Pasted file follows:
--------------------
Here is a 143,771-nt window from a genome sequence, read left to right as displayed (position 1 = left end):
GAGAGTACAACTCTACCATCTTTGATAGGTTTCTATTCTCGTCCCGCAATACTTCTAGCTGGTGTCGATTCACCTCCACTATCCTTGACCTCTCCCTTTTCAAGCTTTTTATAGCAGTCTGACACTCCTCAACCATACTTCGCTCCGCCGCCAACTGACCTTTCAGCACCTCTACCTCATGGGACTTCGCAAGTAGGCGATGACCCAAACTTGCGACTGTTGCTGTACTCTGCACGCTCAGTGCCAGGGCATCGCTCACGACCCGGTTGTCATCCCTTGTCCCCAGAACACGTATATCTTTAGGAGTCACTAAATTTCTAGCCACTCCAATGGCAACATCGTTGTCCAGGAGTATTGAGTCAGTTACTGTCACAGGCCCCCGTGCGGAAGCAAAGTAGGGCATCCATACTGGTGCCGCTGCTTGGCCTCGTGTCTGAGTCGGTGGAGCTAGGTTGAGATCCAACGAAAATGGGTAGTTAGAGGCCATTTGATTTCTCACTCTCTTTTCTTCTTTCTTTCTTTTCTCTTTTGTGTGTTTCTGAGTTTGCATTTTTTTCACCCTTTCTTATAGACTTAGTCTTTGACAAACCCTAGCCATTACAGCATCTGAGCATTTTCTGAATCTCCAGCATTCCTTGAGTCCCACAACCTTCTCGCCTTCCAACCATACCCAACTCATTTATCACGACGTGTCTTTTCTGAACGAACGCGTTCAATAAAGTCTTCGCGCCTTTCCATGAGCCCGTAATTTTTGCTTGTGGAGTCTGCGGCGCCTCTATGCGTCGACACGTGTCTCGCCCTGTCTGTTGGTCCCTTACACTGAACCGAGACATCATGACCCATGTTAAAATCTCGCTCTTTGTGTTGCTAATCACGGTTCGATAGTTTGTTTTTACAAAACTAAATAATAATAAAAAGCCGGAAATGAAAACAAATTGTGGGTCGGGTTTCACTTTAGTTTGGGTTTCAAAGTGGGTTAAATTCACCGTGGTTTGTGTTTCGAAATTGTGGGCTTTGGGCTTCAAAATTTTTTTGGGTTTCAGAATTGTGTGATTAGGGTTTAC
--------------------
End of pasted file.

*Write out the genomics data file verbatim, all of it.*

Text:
Here is a 143,771-nt window from a genome sequence, read left to right as displayed (position 1 = left end):
GAGAGTACAACTCTACCATCTTTGATAGGTTTCTATTCTCGTCCCGCAATACTTCTAGCTGGTGTCGATTCACCTCCACTATCCTTGACCTCTCCCTTTTCAAGCTTTTTATAGCAGTCTGACACTCCTCAACCATACTTCGCTCCGCCGCCAACTGACCTTTCAGCACCTCTACCTCATGGGACTTCGCAAGTAGGCGATGACCCAAACTTGCGACTGTTGCTGTACTCTGCACGCTCAGTGCCAGGGCATCGCTCACGACCCGGTTGTCATCCCTTGTCCCCAGAACACGTATATCTTTAGGAGTCACTAAATTTCTAGCCACTCCAATGGCAACATCGTTGTCCAGGAGTATTGAGTCAGTTACTGTCACAGGCCCCCGTGCGGAAGCAAAGTAGGGCATCCATACTGGTGCCGCTGCTTGGCCTCGTGTCTGAGTCGGTGGAGCTAGGTTGAGATCCAACGAAAATGGGTAGTTAGAGGCCATTTGATTTCTCACTCTCTTTTCTTCTTTCTTTCTTTTCTCTTTTGTGTGTTTCTGAGTTTGCATTTTTTTCACCCTTTCTTATAGACTTAGTCTTTGACAAACCCTAGCCATTACAGCATCTGAGCATTTTCTGAATCTCCAGCATTCCTTGAGTCCCACAACCTTCTCGCCTTCCAACCATACCCAACTCATTTATCACGACGTGTCTTTTCTGAACGAACGCGTTCAATAAAGTCTTCGCGCCTTTCCATGAGCCCGTAATTTTTGCTTGTGGAGTCTGCGGCGCCTCTATGCGTCGACACGTGTCTCGCCCTGTCTGTTGGTCCCTTACACTGAACCGAGACATCATGACCCATGTTAAAATCTCGCTCTTTGTGTTGCTAATCACGGTTCGATAGTTTGTTTTTACAAAACTAAATAATAATAAAAAGCCGGAAATGAAAACAAATTGTGGGTCGGGTTTCACTTTAGTTTGGGTTTCAAAGTGGGTTAAATTCACCGTGGTTTGTGTTTCGAAATTGTGGGCTTTGGGCTTCAAAATTTTTTTGGGTTTCAGAATTGTGTGATTAGGGTTTAC